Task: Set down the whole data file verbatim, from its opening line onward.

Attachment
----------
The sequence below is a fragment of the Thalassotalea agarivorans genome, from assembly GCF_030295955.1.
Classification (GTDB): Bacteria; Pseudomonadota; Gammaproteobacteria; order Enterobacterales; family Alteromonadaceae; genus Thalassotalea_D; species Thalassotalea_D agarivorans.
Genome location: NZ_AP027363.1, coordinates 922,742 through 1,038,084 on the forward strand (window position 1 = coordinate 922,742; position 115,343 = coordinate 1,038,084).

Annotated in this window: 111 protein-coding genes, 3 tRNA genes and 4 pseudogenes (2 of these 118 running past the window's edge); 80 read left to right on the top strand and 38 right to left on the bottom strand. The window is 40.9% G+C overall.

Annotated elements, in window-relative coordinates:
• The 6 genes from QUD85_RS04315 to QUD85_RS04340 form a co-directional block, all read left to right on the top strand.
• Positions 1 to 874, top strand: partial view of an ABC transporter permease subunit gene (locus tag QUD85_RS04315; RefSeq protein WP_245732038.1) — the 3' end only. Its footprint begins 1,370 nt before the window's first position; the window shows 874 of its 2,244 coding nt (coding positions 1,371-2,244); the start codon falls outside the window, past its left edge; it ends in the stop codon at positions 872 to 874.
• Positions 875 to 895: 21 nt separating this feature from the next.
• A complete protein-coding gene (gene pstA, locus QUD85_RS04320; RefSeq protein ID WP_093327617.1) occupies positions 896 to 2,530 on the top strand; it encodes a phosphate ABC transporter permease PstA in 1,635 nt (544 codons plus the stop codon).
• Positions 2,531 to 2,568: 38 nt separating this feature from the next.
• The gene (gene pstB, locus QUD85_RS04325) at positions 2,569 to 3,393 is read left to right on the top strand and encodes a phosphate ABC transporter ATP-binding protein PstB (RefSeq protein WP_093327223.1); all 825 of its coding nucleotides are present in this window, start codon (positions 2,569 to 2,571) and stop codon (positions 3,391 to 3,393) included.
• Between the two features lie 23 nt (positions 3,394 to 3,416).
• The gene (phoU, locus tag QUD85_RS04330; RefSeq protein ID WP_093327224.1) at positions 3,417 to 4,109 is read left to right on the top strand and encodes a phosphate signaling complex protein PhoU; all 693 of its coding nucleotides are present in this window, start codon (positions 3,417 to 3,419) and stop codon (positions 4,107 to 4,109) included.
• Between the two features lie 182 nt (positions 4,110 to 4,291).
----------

The sequence below is a fragment of the Thalassotalea agarivorans genome, from assembly GCF_030295955.1.
Classification (GTDB): Bacteria; Pseudomonadota; Gammaproteobacteria; order Enterobacterales; family Alteromonadaceae; genus Thalassotalea_D; species Thalassotalea_D agarivorans.
Genome location: NZ_AP027363.1, coordinates 922,742 through 1,038,084 on the forward strand (window position 1 = coordinate 922,742; position 115,343 = coordinate 1,038,084).

Annotated in this window: 111 protein-coding genes, 3 tRNA genes and 4 pseudogenes (2 of these 118 running past the window's edge); 80 read left to right on the top strand and 38 right to left on the bottom strand. The window is 40.9% G+C overall.

Annotated elements, in window-relative coordinates:
• The 6 genes from QUD85_RS04315 to QUD85_RS04340 form a co-directional block, all read left to right on the top strand.
• Positions 1 to 874, top strand: partial view of an ABC transporter permease subunit gene (locus tag QUD85_RS04315; RefSeq protein WP_245732038.1) — the 3' end only. Its footprint begins 1,370 nt before the window's first position; the window shows 874 of its 2,244 coding nt (coding positions 1,371-2,244); the start codon falls outside the window, past its left edge; it ends in the stop codon at positions 872 to 874.
• Positions 875 to 895: 21 nt separating this feature from the next.
• A complete protein-coding gene (gene pstA, locus QUD85_RS04320; RefSeq protein ID WP_093327617.1) occupies positions 896 to 2,530 on the top strand; it encodes a phosphate ABC transporter permease PstA in 1,635 nt (544 codons plus the stop codon).
• Positions 2,531 to 2,568: 38 nt separating this feature from the next.
• The gene (gene pstB, locus QUD85_RS04325) at positions 2,569 to 3,393 is read left to right on the top strand and encodes a phosphate ABC transporter ATP-binding protein PstB (RefSeq protein WP_093327223.1); all 825 of its coding nucleotides are present in this window, start codon (positions 2,569 to 2,571) and stop codon (positions 3,391 to 3,393) included.
• Between the two features lie 23 nt (positions 3,394 to 3,416).
• The gene (phoU, locus tag QUD85_RS04330; RefSeq protein ID WP_093327224.1) at positions 3,417 to 4,109 is read left to right on the top strand and encodes a phosphate signaling complex protein PhoU; all 693 of its coding nucleotides are present in this window, start codon (positions 3,417 to 3,419) and stop codon (positions 4,107 to 4,109) included.
• Between the two features lie 182 nt (positions 4,110 to 4,291).